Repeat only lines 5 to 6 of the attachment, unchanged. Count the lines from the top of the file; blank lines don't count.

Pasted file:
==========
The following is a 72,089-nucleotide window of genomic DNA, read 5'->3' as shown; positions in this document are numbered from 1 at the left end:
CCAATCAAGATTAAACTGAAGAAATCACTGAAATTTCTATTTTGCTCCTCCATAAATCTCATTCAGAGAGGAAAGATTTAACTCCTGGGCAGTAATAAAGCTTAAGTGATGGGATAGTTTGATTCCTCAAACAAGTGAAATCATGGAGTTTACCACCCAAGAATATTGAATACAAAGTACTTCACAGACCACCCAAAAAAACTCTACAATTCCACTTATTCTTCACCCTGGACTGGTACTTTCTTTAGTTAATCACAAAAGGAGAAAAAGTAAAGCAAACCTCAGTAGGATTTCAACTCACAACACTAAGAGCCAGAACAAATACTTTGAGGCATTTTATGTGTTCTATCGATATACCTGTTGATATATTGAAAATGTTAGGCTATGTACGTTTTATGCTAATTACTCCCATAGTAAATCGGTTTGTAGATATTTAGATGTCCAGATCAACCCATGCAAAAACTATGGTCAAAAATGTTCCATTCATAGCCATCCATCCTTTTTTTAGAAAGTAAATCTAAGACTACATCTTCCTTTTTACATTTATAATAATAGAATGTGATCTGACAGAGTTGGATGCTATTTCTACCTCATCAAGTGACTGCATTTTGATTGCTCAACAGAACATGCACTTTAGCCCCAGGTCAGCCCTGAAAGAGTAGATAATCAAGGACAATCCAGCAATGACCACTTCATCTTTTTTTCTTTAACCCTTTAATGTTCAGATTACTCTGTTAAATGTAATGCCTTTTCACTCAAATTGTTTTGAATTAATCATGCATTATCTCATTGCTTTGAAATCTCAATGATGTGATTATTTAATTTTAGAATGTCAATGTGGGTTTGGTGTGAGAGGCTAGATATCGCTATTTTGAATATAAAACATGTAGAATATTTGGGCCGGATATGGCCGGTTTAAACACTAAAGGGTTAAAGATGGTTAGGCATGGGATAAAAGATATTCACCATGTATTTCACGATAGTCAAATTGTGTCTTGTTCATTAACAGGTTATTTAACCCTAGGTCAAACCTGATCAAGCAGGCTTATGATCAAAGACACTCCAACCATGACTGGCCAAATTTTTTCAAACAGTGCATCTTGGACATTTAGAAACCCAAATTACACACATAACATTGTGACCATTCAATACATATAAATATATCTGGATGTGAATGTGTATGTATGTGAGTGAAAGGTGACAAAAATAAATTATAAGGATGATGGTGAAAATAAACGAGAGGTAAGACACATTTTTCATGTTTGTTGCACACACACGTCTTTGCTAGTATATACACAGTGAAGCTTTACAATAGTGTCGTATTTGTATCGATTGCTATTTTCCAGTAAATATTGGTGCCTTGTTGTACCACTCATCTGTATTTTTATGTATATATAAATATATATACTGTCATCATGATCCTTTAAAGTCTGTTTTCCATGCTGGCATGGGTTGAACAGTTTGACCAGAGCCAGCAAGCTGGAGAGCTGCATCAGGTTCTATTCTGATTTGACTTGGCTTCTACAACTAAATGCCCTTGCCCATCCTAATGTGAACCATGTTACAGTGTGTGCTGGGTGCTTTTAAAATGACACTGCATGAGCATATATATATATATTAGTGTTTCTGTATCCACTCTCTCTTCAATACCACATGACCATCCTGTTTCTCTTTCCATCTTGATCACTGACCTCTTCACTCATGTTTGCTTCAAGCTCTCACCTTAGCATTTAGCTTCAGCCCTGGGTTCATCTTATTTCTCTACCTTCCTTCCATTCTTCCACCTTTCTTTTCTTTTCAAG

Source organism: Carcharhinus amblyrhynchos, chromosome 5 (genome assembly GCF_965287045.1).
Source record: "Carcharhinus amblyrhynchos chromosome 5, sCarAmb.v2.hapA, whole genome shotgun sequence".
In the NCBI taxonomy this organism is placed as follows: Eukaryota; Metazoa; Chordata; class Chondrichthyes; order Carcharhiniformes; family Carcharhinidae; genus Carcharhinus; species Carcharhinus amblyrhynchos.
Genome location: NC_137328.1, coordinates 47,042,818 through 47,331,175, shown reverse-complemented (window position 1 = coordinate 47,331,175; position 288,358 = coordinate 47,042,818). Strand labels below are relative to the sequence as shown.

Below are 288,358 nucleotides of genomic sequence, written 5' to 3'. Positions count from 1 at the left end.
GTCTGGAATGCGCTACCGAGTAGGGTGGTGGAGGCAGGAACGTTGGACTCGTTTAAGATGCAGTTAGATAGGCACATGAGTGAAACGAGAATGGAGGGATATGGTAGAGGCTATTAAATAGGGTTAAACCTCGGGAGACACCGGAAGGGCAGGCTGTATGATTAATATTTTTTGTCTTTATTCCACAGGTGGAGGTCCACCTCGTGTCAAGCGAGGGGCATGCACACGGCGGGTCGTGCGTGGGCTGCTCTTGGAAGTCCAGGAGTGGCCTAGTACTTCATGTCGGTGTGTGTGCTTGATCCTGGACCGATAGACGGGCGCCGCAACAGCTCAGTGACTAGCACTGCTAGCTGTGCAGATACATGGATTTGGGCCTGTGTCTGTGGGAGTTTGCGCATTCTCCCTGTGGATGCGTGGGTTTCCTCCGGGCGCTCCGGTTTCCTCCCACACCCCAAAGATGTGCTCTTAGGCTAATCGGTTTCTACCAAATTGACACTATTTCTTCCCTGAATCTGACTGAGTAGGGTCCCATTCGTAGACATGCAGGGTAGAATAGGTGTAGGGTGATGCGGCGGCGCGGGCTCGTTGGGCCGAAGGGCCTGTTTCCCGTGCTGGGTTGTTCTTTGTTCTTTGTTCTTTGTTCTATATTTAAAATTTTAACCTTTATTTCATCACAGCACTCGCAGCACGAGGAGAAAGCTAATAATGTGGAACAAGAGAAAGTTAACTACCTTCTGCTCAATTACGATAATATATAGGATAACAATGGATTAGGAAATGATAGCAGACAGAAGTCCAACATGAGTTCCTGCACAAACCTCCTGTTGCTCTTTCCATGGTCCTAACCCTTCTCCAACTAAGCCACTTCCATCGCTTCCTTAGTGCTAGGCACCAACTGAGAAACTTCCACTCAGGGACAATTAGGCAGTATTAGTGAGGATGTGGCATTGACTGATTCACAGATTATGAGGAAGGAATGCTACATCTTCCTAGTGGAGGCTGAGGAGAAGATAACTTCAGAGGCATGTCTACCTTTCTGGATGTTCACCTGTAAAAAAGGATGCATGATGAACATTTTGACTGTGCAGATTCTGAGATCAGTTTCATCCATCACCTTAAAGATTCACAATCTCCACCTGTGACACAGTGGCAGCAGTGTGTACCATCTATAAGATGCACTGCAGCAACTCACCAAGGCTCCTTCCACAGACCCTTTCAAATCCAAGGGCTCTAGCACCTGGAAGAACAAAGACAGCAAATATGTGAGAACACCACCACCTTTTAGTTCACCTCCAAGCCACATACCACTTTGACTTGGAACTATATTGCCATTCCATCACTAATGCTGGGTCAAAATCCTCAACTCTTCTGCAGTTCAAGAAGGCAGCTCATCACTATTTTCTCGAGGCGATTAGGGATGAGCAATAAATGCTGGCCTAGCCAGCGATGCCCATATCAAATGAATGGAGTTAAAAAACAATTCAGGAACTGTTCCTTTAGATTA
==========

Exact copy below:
In the NCBI taxonomy this organism is placed as follows: Eukaryota; Metazoa; Chordata; class Chondrichthyes; order Carcharhiniformes; family Carcharhinidae; genus Carcharhinus; species Carcharhinus amblyrhynchos.
Genome location: NC_137328.1, coordinates 47,042,818 through 47,331,175, shown reverse-complemented (window position 1 = coordinate 47,331,175; position 288,358 = coordinate 47,042,818). Strand labels below are relative to the sequence as shown.